Colors are important, having the correct one can make or break a design. That is why professionals and even some enthusiasts spend copious amounts of money (well maybe not quite that much) on devices to ensure that when a color is picked, it looks the same on print and on the screen. Even with these devices, there are many pitfalls on the computer side.
Case in point: what looks like a rich crimson in improperly color managed FireFox, The Gimp, and Windows Paint is actually a rusty maroon in color managed Windows Explorer, and FireFox (when set to manage CSS colors in conjunction with profiled images). While this is better than in Windows XP, it is still annoying.
When Microsoft redid the graphics driver framework for Vista, they should have forced color correction onto the graphics drivers. That way, all applications would use the same color translation LUT and individual applications would not have to be aware of color profiles. Maybe they could do this for Windows 8 (then one could be in one of those “Windows 8 feature was my idea” commercials).
Since Windows XP, Microsoft has provided a generic driver for the Logitech WingMan RumblePad. This eliminated the need to install Logitech’s software to use the gamepad. Generally, one looks favorably upon such things. However, this driver has always lacked support for force feedback. While the WingMan may be a DirectInput force feedback device in a world moving towards the XInput force feedback model, many games still use DirectInput force feedback.
While Logitech does not provide a standalone driver for the WingMan, it does include a DirectInput force feedback driver for the WingMan in its Logitech Gaming Software. To download LGS, go to Logitech’s website and click support. In the search form enter “G-UA4” (the model number for the closest device to the WingMan RumblePad). Under the downloads tab, select Windows Vista as your OS, then select Logitech Gaming Software from the download dropdown. Install Logitech Gaming Software and your WingMan should now have working force feedback.
One of the leading reasons, other than it’s the de facto standard, to use Microsoft Office is its coherency between member products. Work, Excel, Powerpoint, etc. all have a similar look and feel. When Microsoft released Office 2007 with the ribbon interface, they chose not to migrate to this interface for all of the member products. In particular Visio, which makes it feel like an outsider. In a way it is, Visio 2007 is not included in any of the Office 2007 packages. However, the old interface makes it look dated in a Windows 7 environment, where all of the included applications use ribbon. If Microsoft seriously want’s everyone to migrate to the ribbon interface, they should use it on all of their new products (well, maybe where it works, Visual Studio may not be a good candidate for it, but who knows).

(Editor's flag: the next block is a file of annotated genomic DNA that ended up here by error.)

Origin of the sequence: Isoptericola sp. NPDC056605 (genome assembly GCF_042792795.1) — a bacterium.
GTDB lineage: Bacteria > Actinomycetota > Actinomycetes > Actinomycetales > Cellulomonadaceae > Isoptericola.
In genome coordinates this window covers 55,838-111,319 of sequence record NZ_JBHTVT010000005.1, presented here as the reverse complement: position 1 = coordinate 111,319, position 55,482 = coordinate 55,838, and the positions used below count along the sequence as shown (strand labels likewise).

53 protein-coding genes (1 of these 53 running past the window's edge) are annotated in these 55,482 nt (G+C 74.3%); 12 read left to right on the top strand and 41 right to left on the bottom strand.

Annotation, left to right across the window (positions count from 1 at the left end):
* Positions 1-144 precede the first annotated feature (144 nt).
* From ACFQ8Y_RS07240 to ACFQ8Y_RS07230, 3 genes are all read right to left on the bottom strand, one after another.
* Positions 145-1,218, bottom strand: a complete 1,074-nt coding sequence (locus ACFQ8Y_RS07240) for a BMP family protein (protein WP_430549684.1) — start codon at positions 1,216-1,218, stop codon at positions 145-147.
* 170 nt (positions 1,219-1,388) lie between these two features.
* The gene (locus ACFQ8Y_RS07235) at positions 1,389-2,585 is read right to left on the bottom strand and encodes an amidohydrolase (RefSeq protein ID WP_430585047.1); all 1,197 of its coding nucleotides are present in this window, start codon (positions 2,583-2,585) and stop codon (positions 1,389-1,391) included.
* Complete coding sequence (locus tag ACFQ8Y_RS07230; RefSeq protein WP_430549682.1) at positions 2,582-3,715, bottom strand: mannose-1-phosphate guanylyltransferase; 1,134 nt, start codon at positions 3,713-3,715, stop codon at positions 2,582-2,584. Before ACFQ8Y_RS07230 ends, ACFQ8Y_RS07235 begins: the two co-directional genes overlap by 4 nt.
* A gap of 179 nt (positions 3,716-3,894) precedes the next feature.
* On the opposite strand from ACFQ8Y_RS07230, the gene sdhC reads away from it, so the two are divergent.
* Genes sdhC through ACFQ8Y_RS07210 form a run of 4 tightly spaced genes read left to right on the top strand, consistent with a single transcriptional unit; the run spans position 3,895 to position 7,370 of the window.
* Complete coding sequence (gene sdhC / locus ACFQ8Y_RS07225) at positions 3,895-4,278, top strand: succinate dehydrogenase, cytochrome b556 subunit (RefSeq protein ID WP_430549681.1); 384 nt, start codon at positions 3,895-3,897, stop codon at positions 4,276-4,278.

Notice the lack of content in the peek view?
Powerpoint 2007 seems to have a few bugs in Windows 7. The first is that if there are two documents open, it will not open two concurrently open windows. Thus, it’s impossible to do a “two up” with two different presentations, which is possible in Word and Excel. The second bug, illustrated in the above image, is Powerpoint does not render a scene for the Windows Taskbar peek feature. This makes it a royal pain for switching between two open presentations. Again, the other Office products exhibit the correct behavior.
The past few days have been quite rainy for the Twin Cities, around four inches of rain have fell in the past 48 hours. Tonight, a storm popped up north of Lake Minnetonka which produced a few tornadoes as it has made it’s way east. Before one actually knew a weather event was going on in the area, the cable internet dropped out. However, Windows Media Center was able to get a National Weather Service Tornado Warning message, and display it over playing video.
When in this “Warning Overlay” mode Windows Media Center will not record live TV, or allow the guide to show up with the arrow keys. Once the warning expires, Windows Media Center removes the overlay and restores normal functionality. It is not clear if this is the intended behavior or not. The apparent intent is to keep the user at the current channel. However, this does hinder the ability of the user to tune to a channel with more weather information if not already on one.
Well, well, well, look what we have here. Looks like Even Balance finally got their act together. Anyone taking part in the Battlefield Heroes Beta will know that DICE now has PunkBuster enabled for it. Amazingly, Battlefield Heroes still works in Windows 7, no false-positive PunkBuster related kicks. Even better, the PunkBuster client for Battlefield 2142 now works correctly on Windows 7 64Bit now as well. One was able to play on four different Battlefield 2142 servers for more than 30 minutes each today without a single kick, therefore the PunkBuster related issues appear to be solved. No hacks, no compatibility mode, no running as administrator, it just works. Hurray for silent updates! Oh wait, they are still a major security risk.